There’s a light at the end of the 3.0 tunnel that Mylyn committers have been in—the light is a fast approaching train called Ganymede. Here’s a status update for both early adopters and integrators. Since last June’s Mylyn 2.0 and Europa release we’ve had three releases, and the ecosystem around Mylyn has evolved from a handful of connectors to nearly two dozen. Since the Mylyn 2.3 release we have been focused on incorporating integrators’ feedback in order to produce the revised Mylyn 3.0 APIs. Below is a summery of the Mylyn 3.0 endgame for interested early adopters and API integrators.
Once Ganymede RC1 is released next week you can start experimenting with Mylyn 3.0. However, note that your connector may not be ported, and as such we do not recommend updating your Eclipse until you know that the connector you are using has been ported. Once Mylyn 3.0 RC3 is released on June 4th we would like as many early adopters to move to it as possible, and will post the list of available connectors at that time.
Mylyn 3.0 will support both Eclipse 3.3 and 3.4, and as such will replace Mylyn 2.x. The Mylyn 3.0 APIs are much simpler, encapsulate considerably more common behavior in the framework and expose much less internals (in part thanks to the great API tools in Eclipse 3.4). This means that extensions will be more robust and easier to implement and maintain. We will be working on the Javadocs and Porting Guide next week, so for projects outside of Eclipse.org, RC2 or RC3 is a good time to start porting. The release schedule has had no significant changes since July. We will continue incorporating integrator feedback, and the best place to track progress and make general comments is bug 227660.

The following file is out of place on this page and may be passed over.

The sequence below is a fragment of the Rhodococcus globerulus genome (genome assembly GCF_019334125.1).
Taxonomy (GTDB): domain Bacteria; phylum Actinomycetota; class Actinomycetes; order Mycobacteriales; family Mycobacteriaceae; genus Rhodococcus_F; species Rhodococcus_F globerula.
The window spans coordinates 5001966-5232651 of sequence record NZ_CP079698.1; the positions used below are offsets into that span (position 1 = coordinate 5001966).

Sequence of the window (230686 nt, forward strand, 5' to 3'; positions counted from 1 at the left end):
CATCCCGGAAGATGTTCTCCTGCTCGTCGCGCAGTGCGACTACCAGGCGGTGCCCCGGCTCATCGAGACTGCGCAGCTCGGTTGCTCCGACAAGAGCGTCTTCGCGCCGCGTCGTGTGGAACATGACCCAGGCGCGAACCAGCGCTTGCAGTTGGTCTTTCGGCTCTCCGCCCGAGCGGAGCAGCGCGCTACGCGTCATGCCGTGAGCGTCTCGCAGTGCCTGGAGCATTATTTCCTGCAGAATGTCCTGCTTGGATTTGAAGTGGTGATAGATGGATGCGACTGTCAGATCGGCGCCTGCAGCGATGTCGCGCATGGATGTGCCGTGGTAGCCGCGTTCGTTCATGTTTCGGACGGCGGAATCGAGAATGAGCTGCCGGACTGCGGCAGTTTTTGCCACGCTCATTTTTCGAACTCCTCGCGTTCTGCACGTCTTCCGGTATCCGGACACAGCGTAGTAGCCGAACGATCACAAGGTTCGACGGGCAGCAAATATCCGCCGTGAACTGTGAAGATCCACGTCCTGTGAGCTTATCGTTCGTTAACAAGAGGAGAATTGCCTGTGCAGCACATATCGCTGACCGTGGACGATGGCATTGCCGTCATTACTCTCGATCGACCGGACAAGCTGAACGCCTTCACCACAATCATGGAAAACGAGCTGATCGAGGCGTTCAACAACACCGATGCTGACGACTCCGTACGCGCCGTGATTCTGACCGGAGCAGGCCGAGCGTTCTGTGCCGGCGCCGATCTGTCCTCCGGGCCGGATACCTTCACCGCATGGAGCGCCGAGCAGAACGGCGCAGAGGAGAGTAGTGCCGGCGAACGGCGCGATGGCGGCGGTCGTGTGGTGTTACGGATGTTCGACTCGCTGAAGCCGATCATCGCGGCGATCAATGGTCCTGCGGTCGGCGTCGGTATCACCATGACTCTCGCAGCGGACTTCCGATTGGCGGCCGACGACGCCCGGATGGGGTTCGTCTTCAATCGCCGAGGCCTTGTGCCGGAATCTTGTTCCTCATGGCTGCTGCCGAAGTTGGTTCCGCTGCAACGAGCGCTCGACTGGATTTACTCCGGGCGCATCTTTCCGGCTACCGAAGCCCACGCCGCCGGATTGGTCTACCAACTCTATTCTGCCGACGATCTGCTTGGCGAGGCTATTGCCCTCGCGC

The JIRA connector has been ported, and Bugzilla will be ported by next week. Due to the extent of the changes with
org.eclipse.mylyn.tasks.core, and the benefit of having connectors ported as soon as possible, we will be offering additional porting assistance. If you’re interested in closer assistance, let us know via bug 227660.
The changes in the Context API are straightforward, and you may be able to do most of the bridge porting by organizing imports, then looking to the Java bridge, and referring to the porting guide if needed. We will update the porting guide with the answer to any question that comes up, so please don’t hesitate to ask as it will help others. The bulk of the changes here had to do with simplifying the API and hiding internals.
Team API The changes are minor and porting should be straightforward. The bulk of the changes had to do with ensuring that Team extensions could be redistributed without requiring Team/CVS or the Eclipse SDK. Happy hacking!